You need to keep combustible materials 2" away form a chimney. Metal and plaster are not combustible.
 
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Old 12-20-09, 07:10 AM
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hole in chimney

From looking at the picture & the fact that the house is 75 yrs old and the chimney is in the kitchen tells me this could have been where a cook stove was . They may have had to take it out because of the gas unit below.In my dealings with the Fire Marshal I am to the understanding that you can have several units hooked up to the same chimney providing the chimney is large enough to withstand the volume of emissions and they must be in the proper order. They could have changed this . Different regions may have varying regulations. There should be a metal sleeve or a thimble as we call it where the old stove pipe attached to the chimney . The thimble is usually bricked & mortared in . The plug should come out fairly easy . If there is no thimble ( as there may not be) get some cheap bricks & Patch up the hole . If there is , try to get it out if you can . If you can't , brick in the hole & parge it up good , then do your finishing touches. I would not leave the plug in & cover it. Your just putting a band-aid over the problem. The plug may just be a thin piece of metal , fabricated , like a band-aid to fit inside the thimble. There may or may not be a liner inside the chimney . Sometimes back then , they just parged the inside Ive run across many older homes like this . Once you take out this plug you'll be able to see inside at whats going on here. I hope this helps you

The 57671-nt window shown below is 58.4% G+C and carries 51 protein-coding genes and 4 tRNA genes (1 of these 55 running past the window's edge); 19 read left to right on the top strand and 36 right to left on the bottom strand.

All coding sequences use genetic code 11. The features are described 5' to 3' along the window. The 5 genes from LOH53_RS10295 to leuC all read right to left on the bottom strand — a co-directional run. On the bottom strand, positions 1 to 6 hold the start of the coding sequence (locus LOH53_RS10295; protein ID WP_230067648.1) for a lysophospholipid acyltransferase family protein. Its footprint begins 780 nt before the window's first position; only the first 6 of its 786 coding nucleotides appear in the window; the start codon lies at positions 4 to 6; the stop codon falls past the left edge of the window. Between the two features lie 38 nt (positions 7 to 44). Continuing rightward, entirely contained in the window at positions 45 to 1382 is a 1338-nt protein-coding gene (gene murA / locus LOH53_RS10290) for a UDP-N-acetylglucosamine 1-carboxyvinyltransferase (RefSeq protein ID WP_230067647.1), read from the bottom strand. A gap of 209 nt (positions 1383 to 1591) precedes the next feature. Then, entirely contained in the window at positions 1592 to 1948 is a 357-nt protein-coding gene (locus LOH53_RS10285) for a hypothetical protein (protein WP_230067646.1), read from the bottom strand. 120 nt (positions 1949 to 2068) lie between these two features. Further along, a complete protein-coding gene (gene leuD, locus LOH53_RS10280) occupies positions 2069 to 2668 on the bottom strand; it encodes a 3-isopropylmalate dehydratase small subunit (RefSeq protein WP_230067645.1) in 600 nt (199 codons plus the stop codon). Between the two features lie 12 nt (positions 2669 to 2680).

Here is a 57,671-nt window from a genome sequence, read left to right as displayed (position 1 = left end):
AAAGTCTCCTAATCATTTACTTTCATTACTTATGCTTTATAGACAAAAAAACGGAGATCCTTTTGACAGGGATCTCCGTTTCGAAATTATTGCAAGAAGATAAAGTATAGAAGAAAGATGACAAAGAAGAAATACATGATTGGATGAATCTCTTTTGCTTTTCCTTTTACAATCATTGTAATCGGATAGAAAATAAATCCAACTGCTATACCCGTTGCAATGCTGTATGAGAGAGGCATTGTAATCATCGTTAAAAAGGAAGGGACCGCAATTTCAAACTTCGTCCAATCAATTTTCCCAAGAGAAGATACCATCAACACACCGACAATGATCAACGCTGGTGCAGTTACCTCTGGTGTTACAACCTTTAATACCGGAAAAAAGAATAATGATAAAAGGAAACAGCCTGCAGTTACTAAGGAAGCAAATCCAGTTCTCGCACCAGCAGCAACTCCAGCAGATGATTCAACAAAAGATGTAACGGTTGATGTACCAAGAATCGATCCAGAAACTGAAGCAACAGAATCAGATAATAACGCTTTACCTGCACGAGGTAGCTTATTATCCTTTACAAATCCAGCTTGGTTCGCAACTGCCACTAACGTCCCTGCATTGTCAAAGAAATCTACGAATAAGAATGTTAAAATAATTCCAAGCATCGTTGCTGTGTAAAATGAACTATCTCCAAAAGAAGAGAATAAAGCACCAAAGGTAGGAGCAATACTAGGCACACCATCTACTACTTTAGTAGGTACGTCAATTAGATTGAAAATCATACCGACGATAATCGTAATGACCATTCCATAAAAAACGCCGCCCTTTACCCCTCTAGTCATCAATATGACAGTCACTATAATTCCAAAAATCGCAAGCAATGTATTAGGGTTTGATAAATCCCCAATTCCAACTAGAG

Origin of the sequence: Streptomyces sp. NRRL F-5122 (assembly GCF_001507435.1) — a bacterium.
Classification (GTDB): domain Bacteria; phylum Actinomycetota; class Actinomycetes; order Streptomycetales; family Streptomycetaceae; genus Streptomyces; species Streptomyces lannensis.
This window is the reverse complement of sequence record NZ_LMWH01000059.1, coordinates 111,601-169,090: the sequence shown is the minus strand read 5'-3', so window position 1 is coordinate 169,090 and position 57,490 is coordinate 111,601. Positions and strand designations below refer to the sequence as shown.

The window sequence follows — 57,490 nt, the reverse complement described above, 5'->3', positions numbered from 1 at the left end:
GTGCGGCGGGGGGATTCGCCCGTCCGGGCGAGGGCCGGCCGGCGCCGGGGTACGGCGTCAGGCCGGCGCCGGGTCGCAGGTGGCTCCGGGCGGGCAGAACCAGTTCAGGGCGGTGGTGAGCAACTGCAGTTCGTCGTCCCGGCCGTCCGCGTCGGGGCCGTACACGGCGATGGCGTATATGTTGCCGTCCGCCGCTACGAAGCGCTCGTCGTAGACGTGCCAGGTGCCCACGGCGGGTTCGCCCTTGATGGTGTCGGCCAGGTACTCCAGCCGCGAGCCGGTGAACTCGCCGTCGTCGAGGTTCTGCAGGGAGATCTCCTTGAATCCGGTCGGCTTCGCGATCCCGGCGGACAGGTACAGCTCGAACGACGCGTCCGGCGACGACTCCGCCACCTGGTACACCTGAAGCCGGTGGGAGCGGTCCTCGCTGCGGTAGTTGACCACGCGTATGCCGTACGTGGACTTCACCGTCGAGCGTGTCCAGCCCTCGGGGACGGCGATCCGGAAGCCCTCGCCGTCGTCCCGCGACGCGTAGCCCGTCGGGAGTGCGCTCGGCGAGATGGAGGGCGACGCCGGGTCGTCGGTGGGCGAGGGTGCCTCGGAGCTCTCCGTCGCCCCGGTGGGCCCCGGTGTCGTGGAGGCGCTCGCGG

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Old 12-22-09, 09:18 AM